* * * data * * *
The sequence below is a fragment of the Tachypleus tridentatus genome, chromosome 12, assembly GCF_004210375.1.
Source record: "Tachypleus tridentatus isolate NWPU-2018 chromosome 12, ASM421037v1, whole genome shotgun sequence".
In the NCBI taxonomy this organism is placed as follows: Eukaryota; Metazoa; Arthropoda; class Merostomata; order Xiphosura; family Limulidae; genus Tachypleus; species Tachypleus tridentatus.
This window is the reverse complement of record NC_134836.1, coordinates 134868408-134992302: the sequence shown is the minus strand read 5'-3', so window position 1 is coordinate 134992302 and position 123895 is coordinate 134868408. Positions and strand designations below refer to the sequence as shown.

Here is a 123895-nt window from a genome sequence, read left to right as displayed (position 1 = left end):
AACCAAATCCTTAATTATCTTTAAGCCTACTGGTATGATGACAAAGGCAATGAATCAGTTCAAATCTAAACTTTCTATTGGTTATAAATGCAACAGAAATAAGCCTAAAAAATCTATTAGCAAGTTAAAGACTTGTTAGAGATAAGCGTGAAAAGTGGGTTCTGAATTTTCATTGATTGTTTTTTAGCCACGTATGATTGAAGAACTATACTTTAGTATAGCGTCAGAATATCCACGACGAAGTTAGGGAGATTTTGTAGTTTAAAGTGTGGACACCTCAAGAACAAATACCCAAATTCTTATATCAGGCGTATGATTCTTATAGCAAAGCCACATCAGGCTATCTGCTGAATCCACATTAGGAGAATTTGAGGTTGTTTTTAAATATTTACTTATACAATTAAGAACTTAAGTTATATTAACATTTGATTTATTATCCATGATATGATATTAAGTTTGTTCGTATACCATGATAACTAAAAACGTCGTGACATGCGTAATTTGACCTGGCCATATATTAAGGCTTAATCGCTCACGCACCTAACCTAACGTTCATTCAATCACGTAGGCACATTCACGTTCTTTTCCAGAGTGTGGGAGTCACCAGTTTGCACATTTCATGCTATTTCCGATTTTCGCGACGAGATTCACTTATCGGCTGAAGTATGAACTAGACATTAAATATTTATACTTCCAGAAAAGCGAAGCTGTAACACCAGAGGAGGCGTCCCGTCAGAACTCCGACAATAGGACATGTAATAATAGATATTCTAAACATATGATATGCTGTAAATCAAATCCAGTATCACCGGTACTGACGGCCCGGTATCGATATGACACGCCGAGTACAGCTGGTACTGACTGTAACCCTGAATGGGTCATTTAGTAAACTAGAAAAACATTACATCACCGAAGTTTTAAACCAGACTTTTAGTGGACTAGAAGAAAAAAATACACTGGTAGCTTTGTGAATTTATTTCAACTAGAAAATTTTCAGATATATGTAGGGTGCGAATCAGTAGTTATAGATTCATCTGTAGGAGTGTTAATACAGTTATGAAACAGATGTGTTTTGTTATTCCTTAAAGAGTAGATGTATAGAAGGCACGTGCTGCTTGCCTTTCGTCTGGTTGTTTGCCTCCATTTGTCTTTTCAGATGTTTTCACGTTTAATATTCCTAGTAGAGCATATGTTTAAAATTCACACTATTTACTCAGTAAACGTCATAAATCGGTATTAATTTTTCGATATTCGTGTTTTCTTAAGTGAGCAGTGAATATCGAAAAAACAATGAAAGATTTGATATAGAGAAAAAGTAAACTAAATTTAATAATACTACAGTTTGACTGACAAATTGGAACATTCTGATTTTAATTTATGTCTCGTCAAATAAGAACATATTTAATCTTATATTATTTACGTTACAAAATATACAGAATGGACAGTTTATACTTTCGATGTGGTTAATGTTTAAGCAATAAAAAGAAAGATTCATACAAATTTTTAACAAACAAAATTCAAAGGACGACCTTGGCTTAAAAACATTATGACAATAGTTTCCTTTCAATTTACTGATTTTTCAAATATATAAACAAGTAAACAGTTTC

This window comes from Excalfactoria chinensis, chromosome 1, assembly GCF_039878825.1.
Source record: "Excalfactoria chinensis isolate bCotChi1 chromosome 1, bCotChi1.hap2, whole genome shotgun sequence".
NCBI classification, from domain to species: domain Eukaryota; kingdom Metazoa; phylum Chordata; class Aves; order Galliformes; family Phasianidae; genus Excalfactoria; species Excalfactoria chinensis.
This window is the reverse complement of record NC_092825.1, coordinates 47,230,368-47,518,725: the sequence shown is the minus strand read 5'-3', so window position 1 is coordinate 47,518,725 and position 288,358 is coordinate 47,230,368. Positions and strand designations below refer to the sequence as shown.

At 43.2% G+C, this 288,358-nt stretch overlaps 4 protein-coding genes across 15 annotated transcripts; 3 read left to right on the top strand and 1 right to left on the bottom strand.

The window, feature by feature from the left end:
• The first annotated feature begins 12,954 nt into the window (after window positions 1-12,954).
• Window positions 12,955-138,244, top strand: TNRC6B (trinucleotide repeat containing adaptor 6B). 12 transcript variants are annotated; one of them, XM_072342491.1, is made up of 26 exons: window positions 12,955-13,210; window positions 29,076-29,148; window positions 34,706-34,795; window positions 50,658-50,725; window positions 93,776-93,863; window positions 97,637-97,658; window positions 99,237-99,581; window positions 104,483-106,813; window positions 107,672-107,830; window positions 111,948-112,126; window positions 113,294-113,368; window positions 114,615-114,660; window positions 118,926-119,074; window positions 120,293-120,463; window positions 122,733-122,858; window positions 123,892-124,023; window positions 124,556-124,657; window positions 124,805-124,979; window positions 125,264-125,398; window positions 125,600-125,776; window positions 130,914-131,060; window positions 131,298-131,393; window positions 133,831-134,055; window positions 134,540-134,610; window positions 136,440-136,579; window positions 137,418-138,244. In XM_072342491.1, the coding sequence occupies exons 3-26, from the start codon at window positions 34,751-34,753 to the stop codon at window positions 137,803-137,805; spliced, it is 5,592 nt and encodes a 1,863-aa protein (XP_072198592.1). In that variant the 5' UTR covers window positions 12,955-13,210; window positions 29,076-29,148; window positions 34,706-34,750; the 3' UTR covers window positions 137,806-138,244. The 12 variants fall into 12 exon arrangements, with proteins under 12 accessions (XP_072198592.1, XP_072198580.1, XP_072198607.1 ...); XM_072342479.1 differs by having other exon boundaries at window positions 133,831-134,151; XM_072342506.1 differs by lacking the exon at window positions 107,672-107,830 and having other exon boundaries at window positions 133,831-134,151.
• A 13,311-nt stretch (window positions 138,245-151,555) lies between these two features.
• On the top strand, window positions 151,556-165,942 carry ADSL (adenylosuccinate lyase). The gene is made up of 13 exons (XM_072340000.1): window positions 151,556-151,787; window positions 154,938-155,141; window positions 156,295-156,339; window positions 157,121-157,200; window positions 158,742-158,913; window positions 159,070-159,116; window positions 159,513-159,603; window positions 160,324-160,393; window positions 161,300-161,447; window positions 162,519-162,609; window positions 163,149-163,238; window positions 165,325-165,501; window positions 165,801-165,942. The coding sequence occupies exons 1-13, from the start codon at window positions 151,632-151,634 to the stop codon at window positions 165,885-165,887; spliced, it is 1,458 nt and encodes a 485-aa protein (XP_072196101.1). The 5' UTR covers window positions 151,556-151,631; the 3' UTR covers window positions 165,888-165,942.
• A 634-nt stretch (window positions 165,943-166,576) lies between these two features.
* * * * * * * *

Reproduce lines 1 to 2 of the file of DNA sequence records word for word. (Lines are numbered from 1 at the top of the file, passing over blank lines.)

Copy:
The sequence below is a fragment of the Tachypleus tridentatus genome, chromosome 12, assembly GCF_004210375.1.
Source record: "Tachypleus tridentatus isolate NWPU-2018 chromosome 12, ASM421037v1, whole genome shotgun sequence".